Monday, January 25, 2010

Never thought I'd say this...

...but I gained a lot of respect for Toby Keith when I read this snippet from a CMT interview:

Speaking of award shows, at the People's Choice Awards, Keith Urban said something controversial during his acceptance speech: "I don't even care if you guys download my music illegally. I really don't care. ..." You're a head of a label. How does that strike you?

Maybe he don't care. I care. But it's his call. You have to be able to protect your copyright. The people you do have to protect in copyrights are the songwriters. So, you come to this town and you write. For 20 years, you work at Spaghetti Warehouse and you bus tables, and all of the sudden you're 38 years old, and you've been here 18 years, and all the sudden you write a song and Keith Urban goes and records it. And it's a smash. You get paid on that. If everybody downloads it for free, you don't get paid on that. So all you become is unpaid. You've offered a treasure, a piece of history to the public and they're using it to fill their dancehalls and fill their dance floors and listen to the music in their car. Put it on their iPods and all that. And if it is all for free, this guy is still at Spaghetti Warehouse. He gets nothing for it. Keith Urban gets paid. The guy at the bar that plays his music to pack the dance floor gets paid. So artists get paid because they go work and sell the T-shirts, but that songwriter won't get paid. That's the guy you have to protect.

I've heard people attempt to justify their illegal downloading of music for years by saying "the artist makes more off touring anyway," but no one ever said anything about the fact that they were in effect taking food out of the mouths of the songwriters and their families. God knows I've had enough issues with Toby Keith's post-"How Do You Like Me Now" attitude and music, but I will give credit where credit is due -- and it's due in a big, big way here. I'd hate to think Urban could be so ignorant about the business he's in that he wouldn't know that the music being paid for is one of the chief revenue sources, if not THE chief revenue source, for the songwriters. But either way that doesn't speak well for him. If Keith Urban wrote all his own songs that'd be one thing, but of course he doesn't. I know that two of his biggest hits, "Raining On Sunday" and "Making Memories Of Us," were both penned by favorite Texas singer-songwriters -- Radney Foster and Rodney Crowell, respectively. I know if I were either of those two gentlemen I'd be royally pissed off. It pisses me off anyway, actually. It's bad enough that country radio sees little to nothing that doesn't come out of Nashville worthy of playing, but here we have one of Nashville's biggest stars saying in effect it's all right to make it that much harder for the non-Nashville artists. Even if he doesn't mean to, it's almost like he's saying, "I got mine, the rest of you can go pound sand." I would love to know what folks like Crowell and Foster think of that.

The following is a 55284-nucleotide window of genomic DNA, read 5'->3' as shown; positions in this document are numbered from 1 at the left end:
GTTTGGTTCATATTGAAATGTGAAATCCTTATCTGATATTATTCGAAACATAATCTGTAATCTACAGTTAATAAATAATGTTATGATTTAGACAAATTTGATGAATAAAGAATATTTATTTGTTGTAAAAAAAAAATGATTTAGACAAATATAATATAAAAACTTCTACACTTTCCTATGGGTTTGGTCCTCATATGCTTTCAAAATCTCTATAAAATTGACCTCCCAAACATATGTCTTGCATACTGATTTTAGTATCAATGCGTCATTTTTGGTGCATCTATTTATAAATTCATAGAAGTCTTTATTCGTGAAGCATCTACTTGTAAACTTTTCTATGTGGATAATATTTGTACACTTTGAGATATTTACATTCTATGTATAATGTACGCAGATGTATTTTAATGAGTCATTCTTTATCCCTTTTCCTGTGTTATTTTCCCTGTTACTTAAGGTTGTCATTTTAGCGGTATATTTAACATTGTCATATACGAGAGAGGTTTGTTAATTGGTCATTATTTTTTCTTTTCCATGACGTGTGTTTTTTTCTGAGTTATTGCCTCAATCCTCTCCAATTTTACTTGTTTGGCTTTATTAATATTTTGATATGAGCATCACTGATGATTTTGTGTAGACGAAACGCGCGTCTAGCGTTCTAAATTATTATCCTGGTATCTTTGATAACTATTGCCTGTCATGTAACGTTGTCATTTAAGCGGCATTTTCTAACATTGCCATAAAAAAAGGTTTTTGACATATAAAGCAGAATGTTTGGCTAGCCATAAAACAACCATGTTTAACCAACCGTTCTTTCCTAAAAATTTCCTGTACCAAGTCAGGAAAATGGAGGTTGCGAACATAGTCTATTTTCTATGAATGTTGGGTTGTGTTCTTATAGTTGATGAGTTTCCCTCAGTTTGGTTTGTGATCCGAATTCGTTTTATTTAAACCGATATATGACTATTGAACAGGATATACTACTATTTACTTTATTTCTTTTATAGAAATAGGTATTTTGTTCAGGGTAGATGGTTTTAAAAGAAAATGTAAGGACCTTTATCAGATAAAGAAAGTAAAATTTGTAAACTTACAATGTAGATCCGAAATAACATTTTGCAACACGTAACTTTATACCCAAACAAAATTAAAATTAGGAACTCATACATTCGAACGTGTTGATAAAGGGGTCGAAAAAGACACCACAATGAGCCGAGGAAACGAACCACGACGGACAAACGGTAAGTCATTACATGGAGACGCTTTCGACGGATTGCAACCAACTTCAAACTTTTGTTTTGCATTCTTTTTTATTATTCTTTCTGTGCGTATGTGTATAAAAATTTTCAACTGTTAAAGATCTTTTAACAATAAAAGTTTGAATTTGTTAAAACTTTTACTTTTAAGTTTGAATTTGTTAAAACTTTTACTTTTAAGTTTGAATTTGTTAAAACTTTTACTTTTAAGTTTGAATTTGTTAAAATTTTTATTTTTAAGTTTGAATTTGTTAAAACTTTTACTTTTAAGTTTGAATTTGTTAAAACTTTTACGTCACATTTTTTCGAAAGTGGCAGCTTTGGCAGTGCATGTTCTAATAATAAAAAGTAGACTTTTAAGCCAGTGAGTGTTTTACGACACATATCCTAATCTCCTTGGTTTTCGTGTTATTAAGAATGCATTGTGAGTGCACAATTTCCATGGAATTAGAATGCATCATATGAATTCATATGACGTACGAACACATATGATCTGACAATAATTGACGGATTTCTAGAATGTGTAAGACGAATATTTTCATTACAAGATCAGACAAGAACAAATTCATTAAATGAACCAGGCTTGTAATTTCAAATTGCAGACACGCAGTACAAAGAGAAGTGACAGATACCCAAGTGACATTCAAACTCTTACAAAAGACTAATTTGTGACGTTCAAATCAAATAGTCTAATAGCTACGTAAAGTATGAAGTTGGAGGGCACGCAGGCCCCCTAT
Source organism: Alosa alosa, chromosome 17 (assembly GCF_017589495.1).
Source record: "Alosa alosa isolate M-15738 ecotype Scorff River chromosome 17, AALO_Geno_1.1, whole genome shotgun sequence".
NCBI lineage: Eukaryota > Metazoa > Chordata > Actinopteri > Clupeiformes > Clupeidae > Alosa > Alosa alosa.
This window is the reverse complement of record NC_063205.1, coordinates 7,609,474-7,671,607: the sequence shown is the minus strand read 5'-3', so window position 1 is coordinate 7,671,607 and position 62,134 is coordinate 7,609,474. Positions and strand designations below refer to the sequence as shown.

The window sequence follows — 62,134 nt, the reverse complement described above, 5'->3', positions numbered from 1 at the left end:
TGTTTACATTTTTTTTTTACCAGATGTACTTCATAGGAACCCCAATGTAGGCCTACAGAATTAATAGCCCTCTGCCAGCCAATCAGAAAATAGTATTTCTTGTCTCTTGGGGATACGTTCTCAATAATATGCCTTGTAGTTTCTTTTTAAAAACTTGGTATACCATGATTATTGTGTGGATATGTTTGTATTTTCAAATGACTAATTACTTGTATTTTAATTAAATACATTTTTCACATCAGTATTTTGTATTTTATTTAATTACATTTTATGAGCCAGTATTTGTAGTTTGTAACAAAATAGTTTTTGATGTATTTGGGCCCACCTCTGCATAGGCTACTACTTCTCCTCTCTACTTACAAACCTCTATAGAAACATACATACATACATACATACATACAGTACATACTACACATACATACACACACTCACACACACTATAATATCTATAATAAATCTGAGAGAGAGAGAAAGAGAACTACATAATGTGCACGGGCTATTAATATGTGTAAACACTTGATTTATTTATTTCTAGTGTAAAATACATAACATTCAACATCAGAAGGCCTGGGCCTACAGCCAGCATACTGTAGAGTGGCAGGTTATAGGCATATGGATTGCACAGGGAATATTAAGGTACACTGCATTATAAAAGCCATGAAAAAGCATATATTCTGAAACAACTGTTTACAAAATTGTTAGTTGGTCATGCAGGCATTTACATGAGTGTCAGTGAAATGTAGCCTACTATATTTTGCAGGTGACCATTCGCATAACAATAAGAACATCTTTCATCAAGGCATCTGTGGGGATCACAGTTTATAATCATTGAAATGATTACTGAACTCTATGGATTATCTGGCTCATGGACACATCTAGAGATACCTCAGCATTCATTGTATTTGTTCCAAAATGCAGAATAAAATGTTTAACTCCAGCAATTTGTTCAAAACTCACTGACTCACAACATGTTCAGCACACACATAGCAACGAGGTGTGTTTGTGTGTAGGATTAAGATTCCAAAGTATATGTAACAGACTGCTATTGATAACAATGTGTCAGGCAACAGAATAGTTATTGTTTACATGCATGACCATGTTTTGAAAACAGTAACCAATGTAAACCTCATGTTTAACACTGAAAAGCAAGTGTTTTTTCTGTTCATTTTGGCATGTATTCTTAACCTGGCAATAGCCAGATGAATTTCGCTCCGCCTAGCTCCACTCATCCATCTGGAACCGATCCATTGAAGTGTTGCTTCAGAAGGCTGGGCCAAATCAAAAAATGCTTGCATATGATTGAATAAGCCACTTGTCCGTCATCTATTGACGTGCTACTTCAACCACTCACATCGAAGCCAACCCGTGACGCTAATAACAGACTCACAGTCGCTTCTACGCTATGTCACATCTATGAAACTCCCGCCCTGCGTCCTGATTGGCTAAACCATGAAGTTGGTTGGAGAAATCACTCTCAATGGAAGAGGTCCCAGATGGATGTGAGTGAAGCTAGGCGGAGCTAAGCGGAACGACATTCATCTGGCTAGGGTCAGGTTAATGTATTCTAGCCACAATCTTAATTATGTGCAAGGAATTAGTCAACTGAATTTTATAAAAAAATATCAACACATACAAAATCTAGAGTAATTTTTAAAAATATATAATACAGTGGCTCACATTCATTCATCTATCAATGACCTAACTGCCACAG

(h/t The 9513)